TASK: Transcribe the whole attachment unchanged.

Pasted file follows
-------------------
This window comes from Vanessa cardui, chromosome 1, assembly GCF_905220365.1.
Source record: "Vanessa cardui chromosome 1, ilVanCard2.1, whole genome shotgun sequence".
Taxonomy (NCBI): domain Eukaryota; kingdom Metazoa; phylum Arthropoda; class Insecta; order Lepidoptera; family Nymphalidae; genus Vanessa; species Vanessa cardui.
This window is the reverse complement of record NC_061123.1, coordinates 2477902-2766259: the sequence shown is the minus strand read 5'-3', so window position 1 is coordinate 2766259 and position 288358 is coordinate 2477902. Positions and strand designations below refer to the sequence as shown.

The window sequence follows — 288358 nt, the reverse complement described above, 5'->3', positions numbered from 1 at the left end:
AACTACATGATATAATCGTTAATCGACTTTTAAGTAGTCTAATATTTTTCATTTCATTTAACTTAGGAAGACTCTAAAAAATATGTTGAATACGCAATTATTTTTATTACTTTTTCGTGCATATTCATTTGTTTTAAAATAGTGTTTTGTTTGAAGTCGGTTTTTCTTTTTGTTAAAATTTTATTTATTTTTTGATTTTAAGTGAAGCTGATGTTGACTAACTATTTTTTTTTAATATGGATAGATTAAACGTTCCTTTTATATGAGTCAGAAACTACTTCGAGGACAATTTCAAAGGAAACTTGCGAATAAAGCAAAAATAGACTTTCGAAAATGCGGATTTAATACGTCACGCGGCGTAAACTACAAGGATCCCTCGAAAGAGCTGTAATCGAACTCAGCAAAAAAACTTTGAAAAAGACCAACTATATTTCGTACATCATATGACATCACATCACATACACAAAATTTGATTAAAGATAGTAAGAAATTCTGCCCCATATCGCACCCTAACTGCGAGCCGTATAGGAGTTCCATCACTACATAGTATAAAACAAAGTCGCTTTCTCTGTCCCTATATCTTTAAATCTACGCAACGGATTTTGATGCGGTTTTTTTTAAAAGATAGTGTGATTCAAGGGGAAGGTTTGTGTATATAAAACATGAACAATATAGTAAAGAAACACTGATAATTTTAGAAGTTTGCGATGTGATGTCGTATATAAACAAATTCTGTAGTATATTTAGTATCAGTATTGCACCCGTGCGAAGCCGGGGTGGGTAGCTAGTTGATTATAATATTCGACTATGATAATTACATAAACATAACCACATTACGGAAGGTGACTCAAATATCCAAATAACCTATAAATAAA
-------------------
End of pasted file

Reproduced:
This window comes from Vanessa cardui, chromosome 1, assembly GCF_905220365.1.
Source record: "Vanessa cardui chromosome 1, ilVanCard2.1, whole genome shotgun sequence".
Taxonomy (NCBI): domain Eukaryota; kingdom Metazoa; phylum Arthropoda; class Insecta; order Lepidoptera; family Nymphalidae; genus Vanessa; species Vanessa cardui.
This window is the reverse complement of record NC_061123.1, coordinates 2477902-2766259: the sequence shown is the minus strand read 5'-3', so window position 1 is coordinate 2766259 and position 288358 is coordinate 2477902. Positions and strand designations below refer to the sequence as shown.

The window sequence follows — 288358 nt, the reverse complement described above, 5'->3', positions numbered from 1 at the left end:
AACTACATGATATAATCGTTAATCGACTTTTAAGTAGTCTAATATTTTTCATTTCATTTAACTTAGGAAGACTCTAAAAAATATGTTGAATACGCAATTATTTTTATTACTTTTTCGTGCATATTCATTTGTTTTAAAATAGTGTTTTGTTTGAAGTCGGTTTTTCTTTTTGTTAAAATTTTATTTATTTTTTGATTTTAAGTGAAGCTGATGTTGACTAACTATTTTTTTTTAATATGGATAGATTAAACGTTCCTTTTATATGAGTCAGAAACTACTTCGAGGACAATTTCAAAGGAAACTTGCGAATAAAGCAAAAATAGACTTTCGAAAATGCGGATTTAATACGTCACGCGGCGTAAACTACAAGGATCCCTCGAAAGAGCTGTAATCGAACTCAGCAAAAAAACTTTGAAAAAGACCAACTATATTTCGTACATCATATGACATCACATCACATACACAAAATTTGATTAAAGATAGTAAGAAATTCTGCCCCATATCGCACCCTAACTGCGAGCCGTATAGGAGTTCCATCACTACATAGTATAAAACAAAGTCGCTTTCTCTGTCCCTATATCTTTAAATCTACGCAACGGATTTTGATGCGGTTTTTTTTAAAAGATAGTGTGATTCAAGGGGAAGGTTTGTGTATATAAAACATGAACAATATAGTAAAGAAACACTGATAATTTTAGAAGTTTGCGATGTGATGTCGTATATAAACAAATTCTGTAGTATATTTAGTATCAGTATTGCACCCGTGCGAAGCCGGGGTGGGTAGCTAGTTGATTATAATATTCGACTATGATAATTACATAAACATAACCACATTACGGAAGGTGACTCAAATATCCAAATAACCTATAAATAAA